Let's consider $0<\alpha<1/2$ and denote by $W_T^{1-\alpha,\infty}(0,T)$ the space of measurable functions $g:[0,T]\to\Bbb R$ such that $$ ||g||_{1-\alpha,\infty,T}:=\sup_{0<s<t<T}\left[\frac{|g(t)-g(s)|}{(t-s)^{1-\alpha}}+\int_s^t\frac{|g(y)-g(s)|}{(y-s)^{2-\alpha}}\,dy\right]<+\infty\;\;\;. $$

Moreover, we define the right sided Riemann-Liouville integral of order $1-\alpha$ of a function $f\in L^p(0,t)$, with $1\le p\le\infty$, as $$ I_{t-}^{1-\alpha}f(x):=\frac{(-1)^{\alpha-1}}{\Gamma(1-\alpha)}\int_x^t(y-x)^{-\alpha}f(y)\,dy\;\;\; $$ for a.a. $x\in[0,t]$.

My problem is the following: in a paper by Nulart and Rascanu it is stated that, if $g\in W_T^{1-\alpha,\infty}(0,T)$ then its restriction to $[0,t]$ stays in $I_{t-}^{1-\alpha}(L^{\infty}(0,t))$ for all $0<t<T$; so in other words, given such $g$, there exists $h\in L^{\infty}(0,t)$ such that $$ g(x)|_{[0,t]}=I_{t-}^{1-\alpha}h(x)=\frac{(-1)^{\alpha-1}}{\Gamma(1-\alpha)}\int_x^t(y-x)^{-\alpha}h(y)\,dy\;\;\;.$$

It seems to me, that I DON'T HAVE to search explicitly the $h$ depending on the $g$ but rather I should use a theoretical argument, which proves the existence of such $h$; but I don't know how to do it.

I'm quite lost, can someone shade a light please?

EDIT: Obviously $\Gamma$ is the Euler Gamma function and $(-1)^{\alpha-1}=e^{i\pi(\alpha-1)}$, but these terms are constant, thus this doesn't play any relevant role here.

SECOND EDIT: We can state the "symmetric" claim; the underlying duality could help.

We denote by $W_0^{\alpha,1}(0,T)$ the space of measurable functions $f:[0,T]\to\Bbb R$ such that $$ ||f||_{\alpha,1}:=\int_0^T\frac{|f(s)|}{s^{\alpha}}\,ds+\int_0^T\int_0^s\frac{|f(s)-f(y)|}{(s-y)^{\alpha+1}}\,dyds<+\infty $$

As before we define the left sided Riemann-Liouville integral of order $\alpha$ of a function $f\in L^p(0,t)$, with $1\le p\le\infty$, as $$ I_{0+}^{\alpha}f(x):=\frac{1}{\Gamma(\alpha)}\int_0^x(x-y)^{\alpha-1}f(y)\,dy\;\;\; $$ for a.a. $x\in[0,t]$.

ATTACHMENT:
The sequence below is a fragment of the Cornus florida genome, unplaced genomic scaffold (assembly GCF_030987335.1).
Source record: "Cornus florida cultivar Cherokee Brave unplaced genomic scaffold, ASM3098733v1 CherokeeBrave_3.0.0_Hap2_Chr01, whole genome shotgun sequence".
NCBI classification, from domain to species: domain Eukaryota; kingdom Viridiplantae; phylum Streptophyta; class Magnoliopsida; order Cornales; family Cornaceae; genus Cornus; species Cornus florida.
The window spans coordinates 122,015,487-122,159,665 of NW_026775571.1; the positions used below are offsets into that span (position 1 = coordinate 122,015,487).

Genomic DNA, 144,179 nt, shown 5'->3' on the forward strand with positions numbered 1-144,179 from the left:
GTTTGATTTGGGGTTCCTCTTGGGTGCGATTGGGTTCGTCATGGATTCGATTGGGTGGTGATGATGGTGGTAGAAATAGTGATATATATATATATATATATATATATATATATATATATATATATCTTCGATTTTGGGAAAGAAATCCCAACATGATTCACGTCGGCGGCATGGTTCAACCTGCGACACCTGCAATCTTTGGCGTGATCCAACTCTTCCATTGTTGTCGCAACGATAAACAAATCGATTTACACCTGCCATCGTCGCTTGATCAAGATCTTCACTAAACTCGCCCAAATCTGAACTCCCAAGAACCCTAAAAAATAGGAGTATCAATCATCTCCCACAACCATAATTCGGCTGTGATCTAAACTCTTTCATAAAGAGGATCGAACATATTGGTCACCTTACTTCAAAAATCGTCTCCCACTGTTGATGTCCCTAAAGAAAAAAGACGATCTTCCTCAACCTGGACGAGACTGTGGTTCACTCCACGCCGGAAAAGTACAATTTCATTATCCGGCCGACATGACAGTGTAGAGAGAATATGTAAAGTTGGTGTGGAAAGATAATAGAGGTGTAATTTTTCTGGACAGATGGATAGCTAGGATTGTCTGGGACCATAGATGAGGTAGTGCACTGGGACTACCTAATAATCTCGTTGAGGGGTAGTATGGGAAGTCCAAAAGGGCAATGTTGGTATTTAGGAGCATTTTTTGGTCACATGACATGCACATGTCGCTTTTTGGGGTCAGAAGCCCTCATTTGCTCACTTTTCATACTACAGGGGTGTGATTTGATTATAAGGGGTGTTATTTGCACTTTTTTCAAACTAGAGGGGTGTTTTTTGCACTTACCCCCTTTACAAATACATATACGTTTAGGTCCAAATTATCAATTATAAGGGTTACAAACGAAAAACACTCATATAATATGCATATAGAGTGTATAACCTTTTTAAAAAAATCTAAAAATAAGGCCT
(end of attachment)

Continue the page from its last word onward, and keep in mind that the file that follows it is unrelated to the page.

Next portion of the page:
Then if $g\in W_0^{\alpha,1}(0,T)$ then its restriction to $[0,t]$ stays in $I_{0+}^{\alpha}(L^1(0,t))$ for all $0<t<T$.

  • $\begingroup$ @SimplyBeautifulArt: that's a good idea. Thanks $\endgroup$ – Joe Mar 16 '17 at 16:31
  • $\begingroup$ Existence theorems of functions in integrals smells like Radon-Nikodym to me. $\endgroup$ – Robert Wolfe Mar 17 '17 at 2:05
  • $\begingroup$ @Bryan: that's a good idea but if I'm right, R-N deals only with existence, it doesn't say nothing about the boundedness (we want $h\in L^{+\infty}$) $\endgroup$ – Joe Mar 17 '17 at 22:45

Just define \begin{align*} \eta_t(x)&:=D_{t-}^{1-\alpha}(f-f(t))(x)\\ &=\frac{(-1)^{1-\alpha}}{\Gamma(\alpha)}\left[\frac{f(x)-f(t)}{(t-x)^{1-\alpha}}+(1-\alpha)\int_x^t\frac{f(x)-f(y)}{(y-x)^{2-\alpha}}\,dy\right]\chi_{]0,t[}(x) \end{align*} ($D_{t-}^{1-\alpha}$ is the Weyl derivative).

From this, a direct computation shows that $||\eta_t||_{\infty}\le C||f||_{1-\alpha,\infty,t}$, thus $f\in W_T^{1-\alpha,\infty}(0,T)\Rightarrow \eta_t\in L^{\infty}(0,t)$.

Finally $$ I_{t-}^{1-\alpha}\eta_t(x)=I_{t-}^{1-\alpha}D_{t-}^{1-\alpha}(f-f(t))(x)=f(x)-f(t) $$ from which it's straightforward that $$ f(x)=\frac{(-1)^{\alpha-1}}{\Gamma(1-\alpha)}\int_x^t(y-x)^{-\alpha}\underbrace{\left[\eta_t(y)+\frac{\Gamma(1-\alpha)}{(-1)^{\alpha-1}}f(t)\frac{1-\alpha}{(t-x)^{1-\alpha}}\right]}_{=:h_t(y)}\,dy $$ and clearly $h_t\in L^{\infty}(0,t)$, from which we conclude.

EDIT I ask sorry if I made a question, then I answered it and finally I've even accepted it, but honestly it went like this: I was struggling on this problem, I posted it and then I put a bounty. In the meanwhile I continued to think at it. Then I solved and the solutions satisfied me such that I accepted my own answer.

I did all in good faith, really.

  • $\begingroup$ It is ok to post an answer to your question, read this math.stackexchange.com/help/self-answer. $\endgroup$ – Zaid Alyafeai Mar 23 '17 at 9:17
  • $\begingroup$ :D Nice job! (+1) $\endgroup$ – Simply Beautiful Art Mar 23 '17 at 13:11
  • $\begingroup$ @ZaidAlyafeai: and...is there a possibility to recover my 350 lost points? All in all, I solved my problem! $\endgroup$ – Joe Mar 23 '17 at 23:00
  • $\begingroup$ @SimplyBeautifulArt: many thanks! :-) $\endgroup$ – Joe Mar 23 '17 at 23:00
  • $\begingroup$ @Joe no, bounties are not refundable. But you shouldn't worry too much :-) $\endgroup$ – Simply Beautiful Art Mar 23 '17 at 23:06

Your Answer

By clicking “Post Your Answer”, you agree to our terms of service, privacy policy and cookie policy

Not the answer you're looking for? Browse other questions tagged or ask your own question.